This year’s Twin Cities Marathon will be different. The Black Lives Matter Group has vowed to protest and disrupt the race. I don’t think disrupting the Twin Cities Marathon is the right venue or method to keep moving forward. Anger from both sides will alienate potential allies. It will only take one or two foolish runners or protesters to escalate events badly. There have been many cruel and disrespectful things said on many sides of this pending confrontation. I sincerely hope cooler heads prevail and we all show more civility and respect.

I think Black Lives Matter group has many valid issues. We are a much better country than we were 60 years ago, but still have a long way to go. Race is still a thing in this country. I firmly believe in accountability. We all need to take responsibility for our actions. There are police officers who behave badly and abuse their authority. There are citizens (sometimes black citizens) who behave badly. Those actors should be held accountable. Rouge cops should be investigated and punished appropriately. Citizens breaking laws should also be investigated, arrested (if necessary) and punished appropriately. I’ve studied Justice Department statistics to try to understand the issues of police misconduct. In one of those studies my analysis of the data determined that about 1 in 200 police officers have a sustained excessive use of force complaint in a given year. That is too much, but not an indictment on all police personnel. That means 199 of every 200 police officers covered in this study did not have a sustained complaint each year. There are police officers that abuse their authority and bias their actions by race. There are many black (and many non-black) people who commit crimes every year. But we all need to avoid stereotyping. Not all black citizens are criminals. Not all cops are abusive. Cops shouldn’t assume any black person they meet on the street is a criminal. The Black Lives Matter protesters shouldn’t assume all cops are bad. After witnessing repeated bad behavior, participants on both sides of these issues can get jaundiced. Both sides need to judge others as individuals and by their individual actions. We need to look for the best in others, not the worst.

I am a product of inner city public schools in Minneapolis. I saw racism and the effects of racism up close. It meant something very different to my young black friends when they were called a “boy” than it did to me. I never forgot those lessons. I also saw hope and love in my youthful experience. I saw others willing to give the shirt off their back and cover the back of others with color blindness. I didn’t forget those lessons either.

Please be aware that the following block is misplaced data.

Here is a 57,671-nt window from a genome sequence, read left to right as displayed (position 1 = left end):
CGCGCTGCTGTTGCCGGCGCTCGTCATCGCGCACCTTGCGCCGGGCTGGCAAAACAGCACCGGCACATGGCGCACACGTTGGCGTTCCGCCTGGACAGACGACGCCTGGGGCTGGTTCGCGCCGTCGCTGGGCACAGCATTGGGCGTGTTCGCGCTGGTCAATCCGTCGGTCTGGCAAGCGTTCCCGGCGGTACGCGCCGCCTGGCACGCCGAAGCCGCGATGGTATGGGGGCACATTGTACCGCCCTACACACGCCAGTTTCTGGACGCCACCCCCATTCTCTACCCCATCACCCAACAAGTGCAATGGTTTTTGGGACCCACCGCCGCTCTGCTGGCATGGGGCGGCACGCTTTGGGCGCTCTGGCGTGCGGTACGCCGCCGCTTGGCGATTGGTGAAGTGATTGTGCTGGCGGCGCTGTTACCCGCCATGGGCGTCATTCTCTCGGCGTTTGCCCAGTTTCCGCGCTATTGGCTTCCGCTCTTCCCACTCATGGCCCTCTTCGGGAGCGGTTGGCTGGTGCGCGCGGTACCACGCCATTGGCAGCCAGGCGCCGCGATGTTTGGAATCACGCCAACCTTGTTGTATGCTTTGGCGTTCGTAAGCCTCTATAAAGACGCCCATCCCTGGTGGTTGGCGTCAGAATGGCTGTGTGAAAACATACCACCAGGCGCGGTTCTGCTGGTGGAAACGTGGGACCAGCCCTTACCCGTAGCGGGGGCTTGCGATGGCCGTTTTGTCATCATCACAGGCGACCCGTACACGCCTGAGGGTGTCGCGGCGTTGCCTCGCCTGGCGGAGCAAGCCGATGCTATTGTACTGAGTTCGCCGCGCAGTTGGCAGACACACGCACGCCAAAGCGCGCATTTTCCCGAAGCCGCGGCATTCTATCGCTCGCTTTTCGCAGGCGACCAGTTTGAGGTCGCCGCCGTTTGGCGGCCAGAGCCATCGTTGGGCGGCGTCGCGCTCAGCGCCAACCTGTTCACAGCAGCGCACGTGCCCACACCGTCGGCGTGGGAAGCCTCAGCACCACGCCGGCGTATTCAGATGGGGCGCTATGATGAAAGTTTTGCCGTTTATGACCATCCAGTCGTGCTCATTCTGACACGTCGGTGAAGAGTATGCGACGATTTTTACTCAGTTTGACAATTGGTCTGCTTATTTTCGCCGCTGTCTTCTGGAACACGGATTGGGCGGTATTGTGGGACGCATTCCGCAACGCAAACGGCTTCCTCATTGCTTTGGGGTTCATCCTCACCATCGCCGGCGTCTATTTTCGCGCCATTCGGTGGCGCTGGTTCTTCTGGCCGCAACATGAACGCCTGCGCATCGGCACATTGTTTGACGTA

As a parent I never had to tell my kids to not get caught driving at night with the wrong color of skin. My wife isn’t stalked by store security because they suspect her to be a shoplifter. I empathize and agonize with my friends that have to deal with those fears. Like many things in America right now, there seems to be no middle ground. I’d like to change that paradigm.

I’d like to see pro-active steps in the line of police / community relations of more citizen review boards, internal affairs investigations and education / training to participants on both sides of the issues. I reiterate that I believe in accountability. Let’s see Black Lives Matter and the Twin Cities Marathon Organization partner with each other. Let’s build youth running programs to incite healthful habits in underprivileged kids. Let’s set up a Black Lives Matter Cheer section along the marathon course. If this were set up I would high five every person in the group and maybe give out a few hugs too. Let’s set up a friendly competition between a few Black Lives Matter members and some police officers to run one of the weekend races. Let the city of St. Paul give a legal permit to Black Lives Matter to march up Summit Avenue from the Mississippi River to the State Capital. The marathoners deserve their hard earned day. So do the Black Lives Matter people. They deserve a day of their own. If they do so I will march hand-in-hand with the protesters. I won’t rain on their parade, but happily dance in the raindrops with them.

I hope I see the Black Lives Matter protesters at mile 25 of the marathon on Sunday. I hope they will cheer on the runners and not try to block them. I hope to tell them to stay strong in covering the miles left to their reach their goals. I hope they encourage me to stay strong as well. Remember that everyone is a somebody. We all are traversing this marathon we call life. Let’s help each other to break through the barriers that restrain us.IMG_20150928_234940810_TCM Medal